“By trusting
What you hear
When you listen,
The Truth
Of your Inner
Consciousness
Will saturate your psyche
With wisdom
And deep understanding.

By trusting
What you hear
When you listen,
You shall dwell
In all mansions
Of learning.”

 

– quoted from Japji Sahib: The Song of the Soul by Guru Nanak (Translated by Ek Ong Kaar Kaur Khalsa)

 

“If you
Trust what you hear
When you listen,
Then you will know
What you see,
How to understand
And act.”

 

– quoted from Japji Sahib: The Song of the Soul by Guru Nanak (Translated by Ek Ong Kaar Kaur Khalsa)

Please join me today (Tuesday, July 28th) at 12 Noon or 7:15 PM for a virtual yoga practice on Zoom where we will listen deeply. Use the link from the “Class Schedules” calendar if you run into any problems checking into the class. Give yourself extra time to log in if you have not upgraded to Zoom 5.0. You can request an audio recording of this practice via a comment below.

Tuesday’s playlist is available on YouTube and Spotify. (Since the mantras that I typically use in class are not available, this is an instant replay of the playlist dated 04192020. It is actually two playlists and, if you can handle it, I recommend the “Music for 18 Musicians” – which can also be found without interruptions. Another option is to practice without music, which I also highly recommend.)

### LISTEN ###

 

BE THE HERO(INE) THE STORY June 5, 2020

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“The best way to help mankind is through the perfection of yourself.”

– from A Joseph Campbell Companion: Reflections on the Art of Living by Joseph Campbell

“Democracy doesn’t work without citizen activism and participation. Tickle-down politics doesn’t work much better than trickle-down economics. Moreover, civilization happens because we don’t leave things to other people. What’s right and good doesn’t come naturally. You have to stand up and fight for it as if the cause depends on you, because it does.”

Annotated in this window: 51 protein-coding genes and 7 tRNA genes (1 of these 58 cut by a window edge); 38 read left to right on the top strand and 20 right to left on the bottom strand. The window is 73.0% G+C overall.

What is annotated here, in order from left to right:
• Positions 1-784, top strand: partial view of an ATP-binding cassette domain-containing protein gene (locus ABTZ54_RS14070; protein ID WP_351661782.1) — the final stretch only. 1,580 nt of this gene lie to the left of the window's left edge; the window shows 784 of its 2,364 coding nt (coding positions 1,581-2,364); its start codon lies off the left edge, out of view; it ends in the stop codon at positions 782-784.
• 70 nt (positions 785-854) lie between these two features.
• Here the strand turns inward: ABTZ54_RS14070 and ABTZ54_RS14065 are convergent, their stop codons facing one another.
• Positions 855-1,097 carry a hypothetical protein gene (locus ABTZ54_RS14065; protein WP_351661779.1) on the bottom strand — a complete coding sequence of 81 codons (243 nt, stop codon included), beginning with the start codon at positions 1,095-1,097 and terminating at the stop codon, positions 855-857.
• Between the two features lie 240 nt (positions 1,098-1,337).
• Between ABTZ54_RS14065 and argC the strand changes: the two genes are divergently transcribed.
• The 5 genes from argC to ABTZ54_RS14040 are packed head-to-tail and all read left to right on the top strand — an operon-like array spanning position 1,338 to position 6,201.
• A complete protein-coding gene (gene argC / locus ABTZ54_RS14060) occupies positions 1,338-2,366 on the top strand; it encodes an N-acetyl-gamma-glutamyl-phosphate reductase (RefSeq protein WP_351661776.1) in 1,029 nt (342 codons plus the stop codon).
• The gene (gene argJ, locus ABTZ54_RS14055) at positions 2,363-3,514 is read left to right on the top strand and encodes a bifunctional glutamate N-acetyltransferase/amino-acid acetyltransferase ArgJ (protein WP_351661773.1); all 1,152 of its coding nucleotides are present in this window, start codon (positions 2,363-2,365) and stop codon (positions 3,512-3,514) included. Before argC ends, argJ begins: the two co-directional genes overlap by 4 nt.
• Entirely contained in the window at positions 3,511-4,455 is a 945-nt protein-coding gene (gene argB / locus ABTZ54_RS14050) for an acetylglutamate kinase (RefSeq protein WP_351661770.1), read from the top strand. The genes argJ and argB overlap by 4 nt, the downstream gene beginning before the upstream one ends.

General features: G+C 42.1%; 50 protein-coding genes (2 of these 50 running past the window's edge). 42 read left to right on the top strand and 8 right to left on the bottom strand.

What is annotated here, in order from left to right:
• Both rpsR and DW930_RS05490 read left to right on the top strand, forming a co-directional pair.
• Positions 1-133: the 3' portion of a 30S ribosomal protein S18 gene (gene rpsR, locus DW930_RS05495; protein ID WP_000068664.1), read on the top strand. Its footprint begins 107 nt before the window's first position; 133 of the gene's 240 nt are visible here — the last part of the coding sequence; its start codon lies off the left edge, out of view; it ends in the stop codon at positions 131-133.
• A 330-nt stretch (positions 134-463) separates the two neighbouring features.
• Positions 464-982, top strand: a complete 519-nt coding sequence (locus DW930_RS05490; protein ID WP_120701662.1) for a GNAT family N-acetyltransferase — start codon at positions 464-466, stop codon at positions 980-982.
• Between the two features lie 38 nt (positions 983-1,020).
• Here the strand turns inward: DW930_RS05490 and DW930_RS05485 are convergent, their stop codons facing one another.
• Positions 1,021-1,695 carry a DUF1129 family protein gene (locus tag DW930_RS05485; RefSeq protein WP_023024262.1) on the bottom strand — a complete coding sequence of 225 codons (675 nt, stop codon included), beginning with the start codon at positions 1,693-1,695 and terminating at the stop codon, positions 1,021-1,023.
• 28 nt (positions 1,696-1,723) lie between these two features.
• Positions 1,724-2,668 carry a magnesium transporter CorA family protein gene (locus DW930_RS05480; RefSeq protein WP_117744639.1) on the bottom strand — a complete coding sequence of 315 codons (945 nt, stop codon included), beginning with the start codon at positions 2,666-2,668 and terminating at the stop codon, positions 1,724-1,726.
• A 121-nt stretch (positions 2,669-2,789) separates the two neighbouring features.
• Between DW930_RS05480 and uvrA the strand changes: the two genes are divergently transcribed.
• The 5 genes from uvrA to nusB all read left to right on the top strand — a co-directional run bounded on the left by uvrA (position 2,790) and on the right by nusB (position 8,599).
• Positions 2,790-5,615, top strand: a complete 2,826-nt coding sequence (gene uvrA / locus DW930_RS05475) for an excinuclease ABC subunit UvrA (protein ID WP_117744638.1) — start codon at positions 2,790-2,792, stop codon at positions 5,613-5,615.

– from Moyers on America: A Journalist and His Times by Bill Moyers

Bill Moyers, born today in 1934, is more than a journalist. He is an ordained minister who served as the 13th White House Press Secretary (working with both Presidents John F. Kennedy and Lyndon B. Johnson) and produced, along with his wife, “Joseph Campbell and the Power of Myth” (filmed on George Lucas’s Skywalker Ranch, in 1988), “Mythology of Star Wars, with George Lucas” (also filmed at Skywalker Ranch, in 1999), and “Faith and Reason.” A big fan of Moyers, Campbell, Lucas – as well as faith and reason – I look forward to celebrating June 5th of every year with a yoga practice which features the symbols and archetypes of the Hero’s Journey / Cycle. Even when I don’t teach on the 5th, I usually practice the mandala, which moves through the core elements of every adventure story, as outlined by Joseph Campbell: Being in the Ordinary World, Call to Adventure, Refusal of Call, Supernatural Aid, Crossing the Threshold, Belly of the Whale, Road of Trials, Meeting the Goddess, Temptation, Atonement (usually with the Father), Apotheosis, Refusal of Return, Magic Flight, Rescue from Without, Crossing the Return Threshold, Master of Two Worlds, and Freedom to Live.

In mid-April, my friend Julie K. sent me this pandemic version of the hero’s journey, which I was going to use as a fun way to highlight today’s post. Fast forward to the last couple of weeks and this very creative take on an old classic seems dated and, for some, not that relevant.